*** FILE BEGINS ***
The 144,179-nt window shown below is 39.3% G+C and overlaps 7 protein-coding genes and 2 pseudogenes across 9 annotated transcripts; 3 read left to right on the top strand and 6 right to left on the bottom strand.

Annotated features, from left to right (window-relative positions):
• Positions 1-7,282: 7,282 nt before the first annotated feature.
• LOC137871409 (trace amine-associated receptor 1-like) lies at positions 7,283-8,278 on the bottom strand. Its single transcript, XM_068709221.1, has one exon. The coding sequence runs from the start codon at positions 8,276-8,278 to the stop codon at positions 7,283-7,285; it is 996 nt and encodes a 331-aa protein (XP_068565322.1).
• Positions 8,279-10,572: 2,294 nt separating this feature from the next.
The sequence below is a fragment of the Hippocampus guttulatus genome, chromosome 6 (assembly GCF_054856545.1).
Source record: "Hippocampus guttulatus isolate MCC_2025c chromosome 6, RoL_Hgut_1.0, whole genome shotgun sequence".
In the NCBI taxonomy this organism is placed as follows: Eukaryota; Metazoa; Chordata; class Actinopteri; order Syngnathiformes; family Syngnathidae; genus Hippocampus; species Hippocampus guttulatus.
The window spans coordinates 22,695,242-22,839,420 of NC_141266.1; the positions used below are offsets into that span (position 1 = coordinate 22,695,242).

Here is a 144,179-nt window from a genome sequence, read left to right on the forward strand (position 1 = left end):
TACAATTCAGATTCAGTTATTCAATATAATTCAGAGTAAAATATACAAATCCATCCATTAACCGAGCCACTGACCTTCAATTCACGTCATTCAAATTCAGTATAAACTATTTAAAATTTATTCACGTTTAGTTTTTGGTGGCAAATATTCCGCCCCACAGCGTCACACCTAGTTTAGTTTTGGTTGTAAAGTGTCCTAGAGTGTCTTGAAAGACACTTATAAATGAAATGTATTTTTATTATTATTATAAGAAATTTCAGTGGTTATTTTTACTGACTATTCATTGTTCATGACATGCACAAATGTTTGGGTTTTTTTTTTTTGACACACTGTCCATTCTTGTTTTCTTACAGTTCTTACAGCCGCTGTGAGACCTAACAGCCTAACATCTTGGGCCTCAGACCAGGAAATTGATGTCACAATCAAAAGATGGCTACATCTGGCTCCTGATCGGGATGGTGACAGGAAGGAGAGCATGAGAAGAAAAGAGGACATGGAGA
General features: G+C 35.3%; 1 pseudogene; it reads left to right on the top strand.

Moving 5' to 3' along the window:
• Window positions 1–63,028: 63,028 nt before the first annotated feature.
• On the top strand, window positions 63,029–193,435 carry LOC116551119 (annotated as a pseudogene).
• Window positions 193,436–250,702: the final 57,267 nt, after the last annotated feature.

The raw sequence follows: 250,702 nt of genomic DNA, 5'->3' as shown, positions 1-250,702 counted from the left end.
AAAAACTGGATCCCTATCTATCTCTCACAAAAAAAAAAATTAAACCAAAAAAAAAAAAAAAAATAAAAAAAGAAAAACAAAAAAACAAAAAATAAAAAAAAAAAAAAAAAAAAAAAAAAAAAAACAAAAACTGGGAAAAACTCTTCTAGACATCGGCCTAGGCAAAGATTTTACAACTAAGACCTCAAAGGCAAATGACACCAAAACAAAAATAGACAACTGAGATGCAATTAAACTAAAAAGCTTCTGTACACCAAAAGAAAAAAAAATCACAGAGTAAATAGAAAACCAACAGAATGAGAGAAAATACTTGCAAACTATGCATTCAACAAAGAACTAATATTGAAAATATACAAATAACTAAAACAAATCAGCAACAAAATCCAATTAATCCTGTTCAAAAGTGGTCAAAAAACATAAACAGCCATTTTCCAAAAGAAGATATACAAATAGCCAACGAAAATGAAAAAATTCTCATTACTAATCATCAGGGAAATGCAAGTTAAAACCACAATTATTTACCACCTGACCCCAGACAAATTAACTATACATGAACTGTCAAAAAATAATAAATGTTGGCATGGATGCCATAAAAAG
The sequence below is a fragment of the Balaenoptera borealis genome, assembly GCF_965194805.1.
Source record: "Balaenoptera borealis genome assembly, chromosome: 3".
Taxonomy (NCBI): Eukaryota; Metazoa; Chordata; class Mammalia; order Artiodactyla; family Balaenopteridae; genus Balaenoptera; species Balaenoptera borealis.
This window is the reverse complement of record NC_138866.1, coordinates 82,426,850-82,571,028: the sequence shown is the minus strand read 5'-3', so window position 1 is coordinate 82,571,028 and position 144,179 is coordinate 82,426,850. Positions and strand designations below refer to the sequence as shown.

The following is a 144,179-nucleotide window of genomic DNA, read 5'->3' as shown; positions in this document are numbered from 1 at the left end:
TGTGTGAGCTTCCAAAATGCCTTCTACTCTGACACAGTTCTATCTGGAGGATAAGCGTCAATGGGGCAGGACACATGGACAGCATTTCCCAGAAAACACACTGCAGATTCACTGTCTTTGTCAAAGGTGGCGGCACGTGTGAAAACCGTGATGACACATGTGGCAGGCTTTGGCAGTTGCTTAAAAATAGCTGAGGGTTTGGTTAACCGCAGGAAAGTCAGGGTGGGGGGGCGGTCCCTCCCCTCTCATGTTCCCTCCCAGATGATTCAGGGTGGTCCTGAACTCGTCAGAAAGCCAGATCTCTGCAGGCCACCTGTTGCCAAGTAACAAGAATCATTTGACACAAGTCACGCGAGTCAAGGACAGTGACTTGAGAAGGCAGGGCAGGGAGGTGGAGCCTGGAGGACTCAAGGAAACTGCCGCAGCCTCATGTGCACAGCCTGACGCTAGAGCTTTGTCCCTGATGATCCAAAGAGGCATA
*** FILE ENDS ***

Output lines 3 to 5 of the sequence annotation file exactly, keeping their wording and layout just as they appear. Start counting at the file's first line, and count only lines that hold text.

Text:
• Positions 1-7,282: 7,282 nt before the first annotated feature.
• LOC137871409 (trace amine-associated receptor 1-like) lies at positions 7,283-8,278 on the bottom strand. Its single transcript, XM_068709221.1, has one exon. The coding sequence runs from the start codon at positions 8,276-8,278 to the stop codon at positions 7,283-7,285; it is 996 nt and encodes a 331-aa protein (XP_068565322.1).
• Positions 8,279-10,572: 2,294 nt separating this feature from the next.